New barrier dressing reduces pain, costs in partial-thickness burns

August 1, 2006

Las Vegas - A nonwoven hydrofiber dressing with silver (Aquacel Ag) requires fewer dressing changes and fewer procedural medications, says Daniel M. Caruso, M.D., speaking at the annual meeting of the American Burn Association, here.

Although silver sulfadiazine has been the gold standard for treating partial-thickness burns, dressings need to be changed at least once a day and the treatment is associated with pain.

"Aquacel is a dressing that adheres to the wound and closes it off. As a barrier dressing, it is associated with significantly less pain," says Dr. Caruso, chairman, department of surgery, and medical director of the Arizona Burn Center at Maricopa Medical Center in Phoenix.

Newer hydrofiber dressings retain moisture to promote a superior wound-healing environment and provide a cooling sensation on burns when the dressing is moistened with saline.

The hydrofiber dressing with a 1.2 percent ionic silver reservoir inside the fibers has microbicidal activity against aerobic and anaerobic bacteria, yeasts and filamentous fungi, Dr. Caruso tells Dermatology Times.

"It has a broad spectrum of antimicrobial activity. It mimics that of Acticoat," he says. "The silver adds a layer of protection."

Randomized study

The study included 82 patients aged six months to 80.6 years with partial-thickness burns of 5 percent to 40 percent total body surface area.

They were recruited from eight burn centers throughout the United States. They were randomized to a protocol of care that included either the hydrofiber dressing or silver sulfadiazine.

The hydrofiber dressing was applied with 4 cm to 5 cm of overlap to allow for shrinkage, and was meant to be left in place for 21 days. Silver sulfadiazine was applied to 1/16 in. thickness; outer dressings were discretionary and dressing frequency varied according to the practice of the individual burn centers.

The primary endpoint of the study was cost-effectiveness. Other endpoints included the need for dressing changes and procedural medications and the rate of re-epithelialization.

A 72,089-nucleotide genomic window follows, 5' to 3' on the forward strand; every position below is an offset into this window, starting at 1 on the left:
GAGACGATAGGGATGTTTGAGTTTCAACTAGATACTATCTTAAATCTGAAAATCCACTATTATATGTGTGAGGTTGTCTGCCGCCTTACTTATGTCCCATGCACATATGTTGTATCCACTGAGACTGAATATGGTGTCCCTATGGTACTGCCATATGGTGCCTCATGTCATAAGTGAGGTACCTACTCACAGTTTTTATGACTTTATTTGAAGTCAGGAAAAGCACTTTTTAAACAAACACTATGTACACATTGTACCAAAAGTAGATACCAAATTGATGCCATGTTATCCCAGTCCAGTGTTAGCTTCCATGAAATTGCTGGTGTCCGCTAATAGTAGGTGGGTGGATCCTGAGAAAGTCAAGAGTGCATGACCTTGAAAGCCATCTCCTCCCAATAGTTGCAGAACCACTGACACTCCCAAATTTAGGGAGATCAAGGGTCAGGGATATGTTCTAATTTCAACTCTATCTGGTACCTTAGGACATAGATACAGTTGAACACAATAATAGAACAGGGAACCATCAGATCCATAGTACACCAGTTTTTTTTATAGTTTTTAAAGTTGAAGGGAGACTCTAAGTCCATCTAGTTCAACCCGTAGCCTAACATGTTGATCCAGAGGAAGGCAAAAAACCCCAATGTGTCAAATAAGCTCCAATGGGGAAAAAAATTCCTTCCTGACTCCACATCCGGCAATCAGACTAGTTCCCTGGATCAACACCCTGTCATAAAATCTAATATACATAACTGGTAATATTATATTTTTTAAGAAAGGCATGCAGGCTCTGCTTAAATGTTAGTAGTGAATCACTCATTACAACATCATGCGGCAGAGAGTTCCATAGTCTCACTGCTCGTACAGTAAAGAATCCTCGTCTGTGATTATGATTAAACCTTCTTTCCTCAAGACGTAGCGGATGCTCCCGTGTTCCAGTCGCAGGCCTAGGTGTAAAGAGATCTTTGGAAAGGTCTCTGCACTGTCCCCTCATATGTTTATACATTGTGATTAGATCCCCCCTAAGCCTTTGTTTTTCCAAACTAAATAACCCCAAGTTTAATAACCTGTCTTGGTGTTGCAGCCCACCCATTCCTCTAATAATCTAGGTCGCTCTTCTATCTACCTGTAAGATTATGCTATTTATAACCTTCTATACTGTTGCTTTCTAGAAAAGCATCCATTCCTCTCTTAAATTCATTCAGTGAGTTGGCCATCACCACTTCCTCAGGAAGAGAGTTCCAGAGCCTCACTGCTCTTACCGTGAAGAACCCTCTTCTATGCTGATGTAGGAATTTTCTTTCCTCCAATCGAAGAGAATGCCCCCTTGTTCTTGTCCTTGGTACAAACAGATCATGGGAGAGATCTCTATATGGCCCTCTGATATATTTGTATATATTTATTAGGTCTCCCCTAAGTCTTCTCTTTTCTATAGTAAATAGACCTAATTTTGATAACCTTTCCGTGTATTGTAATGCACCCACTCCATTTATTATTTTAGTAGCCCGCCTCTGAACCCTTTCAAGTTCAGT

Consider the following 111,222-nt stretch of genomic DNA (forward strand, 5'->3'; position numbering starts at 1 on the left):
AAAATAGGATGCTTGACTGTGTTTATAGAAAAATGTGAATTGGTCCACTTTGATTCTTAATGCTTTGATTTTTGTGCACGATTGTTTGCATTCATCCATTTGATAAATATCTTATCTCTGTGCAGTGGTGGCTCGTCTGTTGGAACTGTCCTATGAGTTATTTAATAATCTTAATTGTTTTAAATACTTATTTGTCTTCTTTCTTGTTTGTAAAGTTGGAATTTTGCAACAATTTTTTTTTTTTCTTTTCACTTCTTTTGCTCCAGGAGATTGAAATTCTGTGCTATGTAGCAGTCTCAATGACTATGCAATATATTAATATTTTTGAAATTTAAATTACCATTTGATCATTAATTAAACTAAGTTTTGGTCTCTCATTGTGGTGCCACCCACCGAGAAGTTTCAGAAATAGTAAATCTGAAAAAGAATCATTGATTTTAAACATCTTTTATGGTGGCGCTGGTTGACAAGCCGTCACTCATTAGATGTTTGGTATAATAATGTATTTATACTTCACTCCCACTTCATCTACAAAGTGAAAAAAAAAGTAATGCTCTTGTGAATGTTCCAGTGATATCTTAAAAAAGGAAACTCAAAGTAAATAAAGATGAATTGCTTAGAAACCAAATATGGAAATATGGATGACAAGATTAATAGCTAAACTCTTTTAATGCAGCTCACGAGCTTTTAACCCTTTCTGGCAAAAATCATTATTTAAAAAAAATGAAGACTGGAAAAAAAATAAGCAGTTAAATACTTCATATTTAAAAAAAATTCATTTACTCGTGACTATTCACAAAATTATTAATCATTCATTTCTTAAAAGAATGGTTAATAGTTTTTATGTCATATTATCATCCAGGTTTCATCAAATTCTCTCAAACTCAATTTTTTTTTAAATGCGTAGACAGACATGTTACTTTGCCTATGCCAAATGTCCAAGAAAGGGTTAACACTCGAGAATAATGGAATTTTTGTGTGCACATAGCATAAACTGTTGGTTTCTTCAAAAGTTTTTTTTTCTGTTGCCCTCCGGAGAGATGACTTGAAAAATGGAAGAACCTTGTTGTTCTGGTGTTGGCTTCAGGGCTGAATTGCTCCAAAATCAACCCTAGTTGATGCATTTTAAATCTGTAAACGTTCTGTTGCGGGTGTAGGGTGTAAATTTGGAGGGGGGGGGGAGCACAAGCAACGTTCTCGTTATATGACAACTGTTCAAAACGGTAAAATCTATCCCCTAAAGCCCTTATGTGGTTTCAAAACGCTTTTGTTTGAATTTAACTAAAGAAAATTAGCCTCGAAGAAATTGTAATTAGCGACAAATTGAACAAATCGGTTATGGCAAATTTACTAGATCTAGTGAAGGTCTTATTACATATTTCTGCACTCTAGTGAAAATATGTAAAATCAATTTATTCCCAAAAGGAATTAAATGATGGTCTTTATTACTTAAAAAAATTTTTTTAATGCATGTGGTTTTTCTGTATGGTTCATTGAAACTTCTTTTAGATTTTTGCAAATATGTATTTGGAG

Fewer procedural medications

Fewer types of procedural medications were required in patients who received the hydrofiber dressing (2.4 vs. 3.4; P =.018), who also required fewer opiates (1.5 vs. 2.1; P =.022).

There was no significant difference in full re-epithelialization at 21 days between groups and the median time to full re-epithelialization was similar.

A normal scar height was significantly more likely in the group treated with hydrofiber dressing compared with silver sulfadiazine (80 percent vs. 57 percent, P =.042).

Overall adverse events, the rate of infection, and the use of antibiotics were comparable between the groups.

Fewer dressing changes

Dressing changes were less frequent in the patients randomized to the Aquacel dressing.

"Once the dressing hardens and sticks, there are no more dressing changes," Dr. Caruso says.

The number of dressing changes with the hydrofiber dressing depends on the thickness of the burn, he explains. If the wound is supersaturated, it may have to be removed at the first follow-up visit at 24 to 48 hours.

On average, the hydrofiber dressing was changed every 0.5 days and the silver sulfadiazine was changed 1.2 times per days (P <.001). The mean total number of dressing changes was 7.7 in patients treated with the hydrofiber dressing vs. 19.1 in the silver sulfadiazine group (P <.001).

Less nursing time was also required per dressing change (35 vs. 53 minutes).